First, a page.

9. I would like to jerry-rig the MVHR unit to have it running over the winter months before I finally install it properly next spring. But how to mount it? I have about 6-weeks of cladding to finish off before I can turn to first fix. And then it will take me quite a while to get around to installing the MVHR unit properly. So realistically that won't be until next spring. I am very slow. I often camp on site as I work, treating my build as a (very well insulated) tent. The timber frame is insulated, weathertight, with windows and a temporary front door. Its also airtight (blower-door test of 0.47 ACH (n50) recently). The MVHR unit (Brink Flair 325) is sitting in its box waiting for me. And most of the ducting is already installed (with their valves). Hence, I'd like to temporarily set-up the unit and have it running over the winter months. - How to mount it? - The MVHR unit itself weighs 37 kg. - The walls are 240mm I-beam cassettes, filled with Warmcel and I know where the I-beams are located. - The external wall are currently bare 12.5 mm Smartly but will eventually be covered in 50mm insulated plasterboard. - I could power it from a 240V extension lead. - I could run the condensate drain to local external drain. Any pointers on how to do this would be gratefully received?
  10. Wasn't sure where to post this but here's our observations after storm Eunice passed through. Initially we watched the storm gather, we could see that that the wind was strong but from inside there was no indication, no sound, no draughts. As the wind picked up something we were not expecting happened, we could hear and feel a draught. We have two fairly large sliders and at the peak of the storm, the wind was pushing against the slider so much that there was airflow between the slider and the fixed pane. Not much and not continuous but it was definitely happening. Our air test was done to passive standards (positive and negative pressure) so we're fairly certain there is no problem with the sliders because if there was then the negative pressure test would have exposed that. Anyone have a contradictory view? A short time later we had a power cut , that doesn't matter. The house is warm, the Sunamp is fully charged (minus two showers), what could go wrong? Well, we're fully electric so there was no cup of tea to sup whilst watching the storm play out. Information gleaned is that the power will be out for over 48hrs And of course there's no heating. But what does that matter because the house is toasty warm at about 21.5° and we've not had any heating on for days. And the house is almost airtight, apart from the few blasts that squeezed through the sliders. Thanks to @Adrian Walker's advice we have a CO2 monitor, well we bought a couple. It was quite amazing how quickly the CO2 PPM started to increase after the power cut. Obviously the MVHR was having a bit of "quiet time", so now we had a toasty warm passive house that was not working as planned. As night drew in it got worse because lots of candles were lit. The only solution was to open some windows and get some airflow. Out of interest, it was only the monitors that informed us of the poor air quality, it wasn't something we sensed. So, we have a toasty warm passive house but with no airflow so a couple of the 'tilt and turn' windows on opposite sides of the house were tilted. That fixed things, air quality wise, very quickly but it also meant the passive house was now going to cool down more rapidly than planned. There are no heating options, apart from the bio-ethanol fire) so we were getting ready to break out the cold weather gear. Fortunately power was restored about 12 hours after the cut. We have a fair amount of PV, and it was quite a sunny storm but of course the PV trips off in a power cut. We were meant to have a battery system but the that didn't happen. The M&E individual who specced that (and didn't provide) had wired in an emergency power supply from which we could run the fridge and freezer in the event of a power outage, which was a pretty smart idea, shame it never happened, but actually my advise to anyone building to passive standards, if they have a battery system then make sure that the MVHR will run off the batteries. That's the main thing we've learned. If you have built to passive standard and have a battery system, make sure your MVHR can run from the batteries in the event of a power cut, I suspect most battery systems will power an MVHR unit for ages. Without that, you're not in a passive house anymore. Oh, and we had the first BBQ of the season this evening. Bit nippy!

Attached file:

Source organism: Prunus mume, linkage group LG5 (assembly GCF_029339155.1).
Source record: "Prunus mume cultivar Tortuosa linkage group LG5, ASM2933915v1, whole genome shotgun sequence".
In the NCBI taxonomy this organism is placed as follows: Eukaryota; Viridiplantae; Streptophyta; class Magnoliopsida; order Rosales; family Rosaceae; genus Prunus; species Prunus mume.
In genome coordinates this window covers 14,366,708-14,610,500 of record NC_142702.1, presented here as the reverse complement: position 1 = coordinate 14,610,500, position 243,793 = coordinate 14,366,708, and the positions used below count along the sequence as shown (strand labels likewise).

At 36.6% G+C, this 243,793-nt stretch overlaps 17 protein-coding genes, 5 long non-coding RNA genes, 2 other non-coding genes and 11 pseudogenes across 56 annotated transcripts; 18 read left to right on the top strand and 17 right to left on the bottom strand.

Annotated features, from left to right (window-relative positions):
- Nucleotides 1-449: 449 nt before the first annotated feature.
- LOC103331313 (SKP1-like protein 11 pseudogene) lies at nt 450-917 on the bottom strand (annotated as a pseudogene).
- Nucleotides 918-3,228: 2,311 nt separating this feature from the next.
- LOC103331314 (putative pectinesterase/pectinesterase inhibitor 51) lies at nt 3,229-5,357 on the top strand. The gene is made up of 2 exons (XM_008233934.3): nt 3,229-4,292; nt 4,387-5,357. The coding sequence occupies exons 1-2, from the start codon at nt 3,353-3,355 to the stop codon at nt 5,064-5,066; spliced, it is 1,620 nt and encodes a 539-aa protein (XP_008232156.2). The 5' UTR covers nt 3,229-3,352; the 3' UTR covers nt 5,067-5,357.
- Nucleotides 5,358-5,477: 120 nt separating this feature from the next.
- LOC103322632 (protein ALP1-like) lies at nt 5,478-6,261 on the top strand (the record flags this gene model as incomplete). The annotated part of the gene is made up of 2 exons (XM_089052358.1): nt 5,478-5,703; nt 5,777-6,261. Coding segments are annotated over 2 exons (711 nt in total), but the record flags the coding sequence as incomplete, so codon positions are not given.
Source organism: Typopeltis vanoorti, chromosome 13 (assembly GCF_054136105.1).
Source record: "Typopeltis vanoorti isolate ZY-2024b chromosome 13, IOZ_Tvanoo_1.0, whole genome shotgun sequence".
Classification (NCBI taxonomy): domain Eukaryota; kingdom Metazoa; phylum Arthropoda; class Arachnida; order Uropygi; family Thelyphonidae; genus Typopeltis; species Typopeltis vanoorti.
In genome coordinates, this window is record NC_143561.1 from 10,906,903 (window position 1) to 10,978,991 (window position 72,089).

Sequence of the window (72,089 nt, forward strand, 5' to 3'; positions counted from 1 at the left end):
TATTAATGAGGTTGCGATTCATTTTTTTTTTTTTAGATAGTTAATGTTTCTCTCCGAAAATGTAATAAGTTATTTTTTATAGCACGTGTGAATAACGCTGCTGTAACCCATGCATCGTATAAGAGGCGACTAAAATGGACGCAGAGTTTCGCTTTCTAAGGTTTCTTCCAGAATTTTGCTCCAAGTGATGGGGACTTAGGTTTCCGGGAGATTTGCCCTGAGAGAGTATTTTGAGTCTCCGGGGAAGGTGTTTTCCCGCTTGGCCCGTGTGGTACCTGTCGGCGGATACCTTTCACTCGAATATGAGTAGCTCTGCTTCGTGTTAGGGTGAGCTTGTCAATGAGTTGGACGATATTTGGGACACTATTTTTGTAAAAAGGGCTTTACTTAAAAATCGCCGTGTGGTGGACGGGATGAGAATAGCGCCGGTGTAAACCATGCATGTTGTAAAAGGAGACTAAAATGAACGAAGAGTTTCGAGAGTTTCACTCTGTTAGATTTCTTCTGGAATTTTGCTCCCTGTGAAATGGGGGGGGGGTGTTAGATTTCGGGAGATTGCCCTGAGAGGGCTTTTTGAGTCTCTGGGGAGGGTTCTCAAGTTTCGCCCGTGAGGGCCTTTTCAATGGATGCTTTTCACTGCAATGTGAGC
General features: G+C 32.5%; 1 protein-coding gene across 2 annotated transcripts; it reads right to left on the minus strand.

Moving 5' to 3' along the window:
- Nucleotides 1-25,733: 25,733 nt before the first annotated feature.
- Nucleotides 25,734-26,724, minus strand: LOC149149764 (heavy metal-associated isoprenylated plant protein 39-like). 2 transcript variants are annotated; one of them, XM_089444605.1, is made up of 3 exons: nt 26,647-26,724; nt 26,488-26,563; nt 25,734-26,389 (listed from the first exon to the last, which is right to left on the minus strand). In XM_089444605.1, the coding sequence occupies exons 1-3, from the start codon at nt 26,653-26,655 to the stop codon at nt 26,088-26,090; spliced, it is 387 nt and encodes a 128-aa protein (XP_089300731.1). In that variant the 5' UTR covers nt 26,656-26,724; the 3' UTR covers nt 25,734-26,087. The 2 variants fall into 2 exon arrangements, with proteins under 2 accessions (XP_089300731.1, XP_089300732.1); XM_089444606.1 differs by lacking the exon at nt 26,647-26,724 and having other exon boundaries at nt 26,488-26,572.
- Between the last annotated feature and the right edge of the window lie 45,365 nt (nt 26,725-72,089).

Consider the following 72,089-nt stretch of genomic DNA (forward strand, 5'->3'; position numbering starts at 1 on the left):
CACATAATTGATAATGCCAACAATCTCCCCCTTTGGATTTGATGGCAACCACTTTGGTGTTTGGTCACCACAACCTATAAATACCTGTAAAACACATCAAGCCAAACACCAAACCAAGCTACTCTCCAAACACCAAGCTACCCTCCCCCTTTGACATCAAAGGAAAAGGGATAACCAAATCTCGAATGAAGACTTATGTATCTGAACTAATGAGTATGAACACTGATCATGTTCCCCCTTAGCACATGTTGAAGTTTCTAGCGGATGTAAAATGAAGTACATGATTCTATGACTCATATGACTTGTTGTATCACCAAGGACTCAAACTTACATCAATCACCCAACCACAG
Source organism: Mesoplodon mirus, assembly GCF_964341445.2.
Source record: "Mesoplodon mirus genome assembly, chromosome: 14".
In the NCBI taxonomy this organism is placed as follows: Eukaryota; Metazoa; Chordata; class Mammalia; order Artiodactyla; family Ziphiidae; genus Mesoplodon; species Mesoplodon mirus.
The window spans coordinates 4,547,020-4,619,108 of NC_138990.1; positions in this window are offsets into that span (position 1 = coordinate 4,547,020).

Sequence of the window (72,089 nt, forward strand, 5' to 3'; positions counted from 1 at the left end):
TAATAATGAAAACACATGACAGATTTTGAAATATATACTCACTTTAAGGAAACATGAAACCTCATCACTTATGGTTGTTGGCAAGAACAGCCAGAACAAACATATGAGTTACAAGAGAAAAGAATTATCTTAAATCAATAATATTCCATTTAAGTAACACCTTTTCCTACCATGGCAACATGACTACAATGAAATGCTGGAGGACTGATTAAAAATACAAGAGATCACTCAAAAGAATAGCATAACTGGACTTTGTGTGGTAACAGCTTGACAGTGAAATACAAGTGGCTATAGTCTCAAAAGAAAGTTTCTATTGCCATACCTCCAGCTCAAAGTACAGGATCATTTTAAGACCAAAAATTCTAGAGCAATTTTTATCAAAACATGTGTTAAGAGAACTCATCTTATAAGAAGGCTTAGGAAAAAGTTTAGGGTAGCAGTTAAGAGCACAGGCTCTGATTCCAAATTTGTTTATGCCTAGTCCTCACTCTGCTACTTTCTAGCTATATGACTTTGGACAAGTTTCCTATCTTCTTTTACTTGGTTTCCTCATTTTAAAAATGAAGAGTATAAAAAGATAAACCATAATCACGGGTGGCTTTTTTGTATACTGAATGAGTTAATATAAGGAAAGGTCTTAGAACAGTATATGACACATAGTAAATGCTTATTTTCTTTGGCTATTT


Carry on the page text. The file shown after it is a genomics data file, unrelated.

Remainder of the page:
11. On the last two mornings where its been pretty cold outside I've found a small amount of condensation on the insides of some of our triple glazed windows, I promised the good lady this would never happen!! The house is built to passive standard, has good airtightness and MVHR. Should I be getting condensation on the insides of the windows, and if not, what is going wrong?
  12. Has anyone managed to find an off the shelf access hatch that can be plastered up to and on top of, that is also of a high standard of airtightness AND has some level of insulation incorporated? I am doing a basement conversion that has service hatches to rest of ground floor underfloor crawl space; house will be fixed up with oodles of insulation and MVHR hence I need something good here. In the absence of finding something off the shelf I will just get a well-gasketed plasterable hatch then inside it fix up a PIR inside a 3x2 carcass that can be screwed or similar to the inner reveal (which will be quite deep). Thanks, Tom